Patrick T. Conley| Guest columnist
Patrick T. Conley is Rhode Island'shistorian laureate and past president of the U.S. Constitution Council.
Sept. 17 was Constitution Day the date in 1787 on which the U.S. Constitution was approved by delegates to the Philadelphia Convention.
Although Rhode Island was among the first in the movement for independence, it was undeniably last in peace. Its strong local doctrines and traditions religious freedom, church-state separation, democracy, federalism, and local autonomy kept the newly-independent state from attending a constitutional convention in Philadelphia a gathering that might replace one strong, remote central government, just deposed by war, with another.
Rhode Island quickly ratified the nations first constitution, the Articles of Confederation. That document exalted state sovereignty and created a weak central government with little coercive power or financial resources. The Articles gave each state a veto on legislation, and Rhode Island exercised its veto early by opposing the proposed Impost, or Tariff, of 1781, a measure that would have given the central government a significant source of revenue.
When the so-called Founding Fathers properly moved to strengthen the central government via a convention called merely to amend the Articles, Rhode Island declined to attend. When that 1787 Convention produced a new Constitution (thanks to James Madison), Rhode Island refused to ratify it. One reason for Rhode Islands obstinacy was purely local. In 1786, an agrarian political uprising led by Jonathan Hazard of Charlestown placed the Country Party in power. Their campaign was based upon the promise to relieve debtor farmers who were in danger of losing their property for non-payment of taxes on land imposed by the merchant-controlled legislature to pay the principal and interest on state and national war bonds held mostly by these merchants.
The Country Party immediately authorized the issuance of 100,000 of paper money that could be borrowed by the farmers and secured by their land. With that money, which was legal tender, they could pay their public and private debts.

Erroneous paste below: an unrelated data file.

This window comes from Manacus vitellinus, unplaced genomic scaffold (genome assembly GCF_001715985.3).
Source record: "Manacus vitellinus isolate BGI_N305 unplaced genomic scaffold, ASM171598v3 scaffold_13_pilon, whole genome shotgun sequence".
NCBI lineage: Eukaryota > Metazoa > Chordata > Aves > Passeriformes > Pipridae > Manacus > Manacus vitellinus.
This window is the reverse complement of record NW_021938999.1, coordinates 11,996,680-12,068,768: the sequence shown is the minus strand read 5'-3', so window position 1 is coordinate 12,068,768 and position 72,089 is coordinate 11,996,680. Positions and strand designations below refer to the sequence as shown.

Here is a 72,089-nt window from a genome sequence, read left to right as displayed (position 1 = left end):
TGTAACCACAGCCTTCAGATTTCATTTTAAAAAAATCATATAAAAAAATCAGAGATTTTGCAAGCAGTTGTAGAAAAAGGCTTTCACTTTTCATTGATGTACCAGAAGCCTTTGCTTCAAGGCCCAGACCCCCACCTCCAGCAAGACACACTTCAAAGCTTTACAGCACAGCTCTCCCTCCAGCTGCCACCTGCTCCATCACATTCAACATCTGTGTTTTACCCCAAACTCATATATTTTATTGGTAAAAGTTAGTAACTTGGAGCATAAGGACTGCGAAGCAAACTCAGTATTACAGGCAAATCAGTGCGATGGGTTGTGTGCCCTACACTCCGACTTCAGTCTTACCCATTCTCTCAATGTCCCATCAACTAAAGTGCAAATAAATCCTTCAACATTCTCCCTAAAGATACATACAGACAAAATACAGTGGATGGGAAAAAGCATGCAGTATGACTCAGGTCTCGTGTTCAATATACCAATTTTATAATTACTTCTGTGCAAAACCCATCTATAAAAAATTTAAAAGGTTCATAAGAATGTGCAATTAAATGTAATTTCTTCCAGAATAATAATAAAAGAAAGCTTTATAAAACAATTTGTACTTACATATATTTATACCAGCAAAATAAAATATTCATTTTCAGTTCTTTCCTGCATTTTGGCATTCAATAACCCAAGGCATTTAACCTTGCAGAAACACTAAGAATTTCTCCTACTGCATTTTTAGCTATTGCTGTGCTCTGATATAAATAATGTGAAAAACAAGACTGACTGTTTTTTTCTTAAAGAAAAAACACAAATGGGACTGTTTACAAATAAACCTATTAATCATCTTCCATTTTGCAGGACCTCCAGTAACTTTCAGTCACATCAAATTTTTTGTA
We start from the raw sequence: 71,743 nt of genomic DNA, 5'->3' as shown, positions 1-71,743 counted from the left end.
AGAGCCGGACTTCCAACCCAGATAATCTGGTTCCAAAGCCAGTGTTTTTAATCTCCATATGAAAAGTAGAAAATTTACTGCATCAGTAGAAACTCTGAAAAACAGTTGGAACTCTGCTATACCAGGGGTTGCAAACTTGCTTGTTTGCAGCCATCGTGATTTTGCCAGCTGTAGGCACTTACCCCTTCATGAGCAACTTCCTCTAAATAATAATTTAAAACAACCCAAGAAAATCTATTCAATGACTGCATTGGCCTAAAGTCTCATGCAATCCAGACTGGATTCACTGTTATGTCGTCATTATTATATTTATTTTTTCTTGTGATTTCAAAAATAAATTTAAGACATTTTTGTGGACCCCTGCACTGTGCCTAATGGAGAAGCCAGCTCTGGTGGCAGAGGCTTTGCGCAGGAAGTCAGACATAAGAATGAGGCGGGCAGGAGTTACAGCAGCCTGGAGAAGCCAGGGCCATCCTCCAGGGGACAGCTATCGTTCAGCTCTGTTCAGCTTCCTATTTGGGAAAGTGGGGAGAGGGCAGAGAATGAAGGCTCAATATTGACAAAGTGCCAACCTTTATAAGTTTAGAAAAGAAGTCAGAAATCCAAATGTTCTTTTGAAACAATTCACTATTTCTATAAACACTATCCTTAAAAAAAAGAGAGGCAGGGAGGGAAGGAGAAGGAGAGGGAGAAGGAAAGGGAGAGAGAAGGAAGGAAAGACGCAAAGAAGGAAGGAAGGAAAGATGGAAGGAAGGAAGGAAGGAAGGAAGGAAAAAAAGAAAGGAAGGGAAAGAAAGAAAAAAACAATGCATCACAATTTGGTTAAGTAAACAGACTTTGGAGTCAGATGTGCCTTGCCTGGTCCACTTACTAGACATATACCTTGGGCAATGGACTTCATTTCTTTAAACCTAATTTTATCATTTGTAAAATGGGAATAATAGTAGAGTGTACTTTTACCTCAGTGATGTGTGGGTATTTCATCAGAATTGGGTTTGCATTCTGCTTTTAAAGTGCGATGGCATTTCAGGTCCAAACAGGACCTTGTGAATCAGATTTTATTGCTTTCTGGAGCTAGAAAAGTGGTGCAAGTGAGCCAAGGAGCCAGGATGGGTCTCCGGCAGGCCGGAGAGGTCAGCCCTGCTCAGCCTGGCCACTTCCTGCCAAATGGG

The new Constitutions Article I, Section 10 prohibited the states from issuing paper money, so Rhode Islands rural-dominated General Assembly waited until the currency plan had run its course and achieved its intended effect.
But Rhode Island had more noble reasons for resisting the new Constitution: (1) it lacked a Bill of Rights; (2) it thrice gave assent to slavery in Article I, Section 2, the Three-fifths Clause, relating to representation in the House; in Article I, Section 9, the 20-year moratorium on any federal law banning the foreign slave trade; and in Article IV, Section 2, the Fugitive Slave Clause; (3) it threatened state sovereignty; and (4) it specified the use of a convention rather than a popular referendum for ratification.
In defiance of the convention directive, Rhode Island held its own referendum in March 1788. With the Constitutions supporters, called Federalists, boycotting the balloting, the proposed basic law was rejected by a vote of 2,714 to 238 a margin of 11 to 1.
Ultimately, under strong federal and internal pressure, the Rhode Island legislature authorized a ratifying convention in January1790 by a 1-vote margin. The first session met at South Kingstown in March and adjourned until May after offering 36 amendments to the new basic law.
Enraged Federalists threatened Rhode Island with tariffs and made other financial demands, and Providence threatened to secede from the state if ratification did not occur. This pressure brought compliance.On May 29, 1790, Rhode Island ratified the Constitution by a vote of 34 to 32, the narrowest margin of any state. This approval was accompanied by 21 suggested amendments to that founding document.
When one considers the basis of Rhode Islands disapproval of the original Constitution resistance to a possibly unrestrained central government; concern for the sovereignty and integrity of the states in the spirit of true federalism; solicitude for individual liberty, especially religious freedom; opposition to slavery and the incidents of servitude; and concern for democratic participation via referendum in the Constitution-making process perhaps Americans might ask not why it took a state that Federalists called Rogues Island so long to join the Union, but rather why it took the Union so long to join Rhode Island. The future course of American history has vindicated Rhode Islands obstinacy and resistance.
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